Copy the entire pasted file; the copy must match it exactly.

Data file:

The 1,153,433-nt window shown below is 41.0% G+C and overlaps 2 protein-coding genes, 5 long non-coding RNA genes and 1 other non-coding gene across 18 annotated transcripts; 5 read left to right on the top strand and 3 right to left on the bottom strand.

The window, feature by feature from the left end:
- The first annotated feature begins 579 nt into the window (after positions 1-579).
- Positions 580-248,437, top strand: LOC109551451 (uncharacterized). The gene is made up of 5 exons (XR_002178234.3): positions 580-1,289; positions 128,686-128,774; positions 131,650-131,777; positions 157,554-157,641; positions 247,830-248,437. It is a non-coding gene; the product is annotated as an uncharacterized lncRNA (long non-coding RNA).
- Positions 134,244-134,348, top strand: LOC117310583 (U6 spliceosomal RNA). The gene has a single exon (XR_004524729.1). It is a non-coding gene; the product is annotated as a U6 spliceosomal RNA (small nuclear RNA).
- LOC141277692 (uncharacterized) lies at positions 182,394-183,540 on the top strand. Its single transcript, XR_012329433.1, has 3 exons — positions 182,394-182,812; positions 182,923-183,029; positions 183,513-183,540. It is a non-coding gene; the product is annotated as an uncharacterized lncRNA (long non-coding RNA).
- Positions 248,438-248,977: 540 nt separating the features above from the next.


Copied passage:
The 1,153,433-nt window shown below is 41.0% G+C and overlaps 2 protein-coding genes, 5 long non-coding RNA genes and 1 other non-coding gene across 18 annotated transcripts; 5 read left to right on the top strand and 3 right to left on the bottom strand.

The window, feature by feature from the left end:
- The first annotated feature begins 579 nt into the window (after positions 1-579).
- Positions 580-248,437, top strand: LOC109551451 (uncharacterized). The gene is made up of 5 exons (XR_002178234.3): positions 580-1,289; positions 128,686-128,774; positions 131,650-131,777; positions 157,554-157,641; positions 247,830-248,437. It is a non-coding gene; the product is annotated as an uncharacterized lncRNA (long non-coding RNA).
- Positions 134,244-134,348, top strand: LOC117310583 (U6 spliceosomal RNA). The gene has a single exon (XR_004524729.1). It is a non-coding gene; the product is annotated as a U6 spliceosomal RNA (small nuclear RNA).
- LOC141277692 (uncharacterized) lies at positions 182,394-183,540 on the top strand. Its single transcript, XR_012329433.1, has 3 exons — positions 182,394-182,812; positions 182,923-183,029; positions 183,513-183,540. It is a non-coding gene; the product is annotated as an uncharacterized lncRNA (long non-coding RNA).
- Positions 248,438-248,977: 540 nt separating the features above from the next.